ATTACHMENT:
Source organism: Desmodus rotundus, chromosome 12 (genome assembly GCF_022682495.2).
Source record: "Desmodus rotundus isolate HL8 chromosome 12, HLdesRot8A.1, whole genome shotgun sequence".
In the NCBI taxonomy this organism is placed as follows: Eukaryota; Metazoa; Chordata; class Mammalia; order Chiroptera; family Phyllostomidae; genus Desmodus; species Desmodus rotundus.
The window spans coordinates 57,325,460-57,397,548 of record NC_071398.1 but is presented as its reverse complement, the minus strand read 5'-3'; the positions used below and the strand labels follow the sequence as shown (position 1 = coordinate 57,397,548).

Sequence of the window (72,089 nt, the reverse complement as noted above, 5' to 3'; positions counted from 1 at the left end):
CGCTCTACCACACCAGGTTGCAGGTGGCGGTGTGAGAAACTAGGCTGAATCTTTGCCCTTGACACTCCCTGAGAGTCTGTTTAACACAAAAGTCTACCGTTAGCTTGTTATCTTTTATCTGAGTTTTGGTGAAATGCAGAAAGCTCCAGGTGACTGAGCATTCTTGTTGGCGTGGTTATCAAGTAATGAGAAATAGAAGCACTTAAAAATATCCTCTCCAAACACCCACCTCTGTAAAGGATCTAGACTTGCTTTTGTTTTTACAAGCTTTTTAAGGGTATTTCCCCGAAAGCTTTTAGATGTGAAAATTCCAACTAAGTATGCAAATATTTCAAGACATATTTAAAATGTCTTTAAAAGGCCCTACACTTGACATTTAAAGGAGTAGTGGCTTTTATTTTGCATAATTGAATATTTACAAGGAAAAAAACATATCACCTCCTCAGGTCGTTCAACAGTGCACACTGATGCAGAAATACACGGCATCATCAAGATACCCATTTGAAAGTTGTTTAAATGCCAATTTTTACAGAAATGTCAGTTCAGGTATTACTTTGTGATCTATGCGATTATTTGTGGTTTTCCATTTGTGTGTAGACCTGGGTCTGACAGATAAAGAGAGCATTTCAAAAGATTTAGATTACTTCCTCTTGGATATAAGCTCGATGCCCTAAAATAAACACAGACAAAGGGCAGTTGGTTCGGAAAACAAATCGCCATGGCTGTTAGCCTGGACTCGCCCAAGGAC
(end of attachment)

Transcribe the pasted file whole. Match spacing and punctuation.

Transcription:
Source organism: Desmodus rotundus, chromosome 12 (genome assembly GCF_022682495.2).
Source record: "Desmodus rotundus isolate HL8 chromosome 12, HLdesRot8A.1, whole genome shotgun sequence".
In the NCBI taxonomy this organism is placed as follows: Eukaryota; Metazoa; Chordata; class Mammalia; order Chiroptera; family Phyllostomidae; genus Desmodus; species Desmodus rotundus.
The window spans coordinates 57,325,460-57,397,548 of record NC_071398.1 but is presented as its reverse complement, the minus strand read 5'-3'; the positions used below and the strand labels follow the sequence as shown (position 1 = coordinate 57,397,548).

Sequence of the window (72,089 nt, the reverse complement as noted above, 5' to 3'; positions counted from 1 at the left end):
CGCTCTACCACACCAGGTTGCAGGTGGCGGTGTGAGAAACTAGGCTGAATCTTTGCCCTTGACACTCCCTGAGAGTCTGTTTAACACAAAAGTCTACCGTTAGCTTGTTATCTTTTATCTGAGTTTTGGTGAAATGCAGAAAGCTCCAGGTGACTGAGCATTCTTGTTGGCGTGGTTATCAAGTAATGAGAAATAGAAGCACTTAAAAATATCCTCTCCAAACACCCACCTCTGTAAAGGATCTAGACTTGCTTTTGTTTTTACAAGCTTTTTAAGGGTATTTCCCCGAAAGCTTTTAGATGTGAAAATTCCAACTAAGTATGCAAATATTTCAAGACATATTTAAAATGTCTTTAAAAGGCCCTACACTTGACATTTAAAGGAGTAGTGGCTTTTATTTTGCATAATTGAATATTTACAAGGAAAAAAACATATCACCTCCTCAGGTCGTTCAACAGTGCACACTGATGCAGAAATACACGGCATCATCAAGATACCCATTTGAAAGTTGTTTAAATGCCAATTTTTACAGAAATGTCAGTTCAGGTATTACTTTGTGATCTATGCGATTATTTGTGGTTTTCCATTTGTGTGTAGACCTGGGTCTGACAGATAAAGAGAGCATTTCAAAAGATTTAGATTACTTCCTCTTGGATATAAGCTCGATGCCCTAAAATAAACACAGACAAAGGGCAGTTGGTTCGGAAAACAAATCGCCATGGCTGTTAGCCTGGACTCGCCCAAGGAC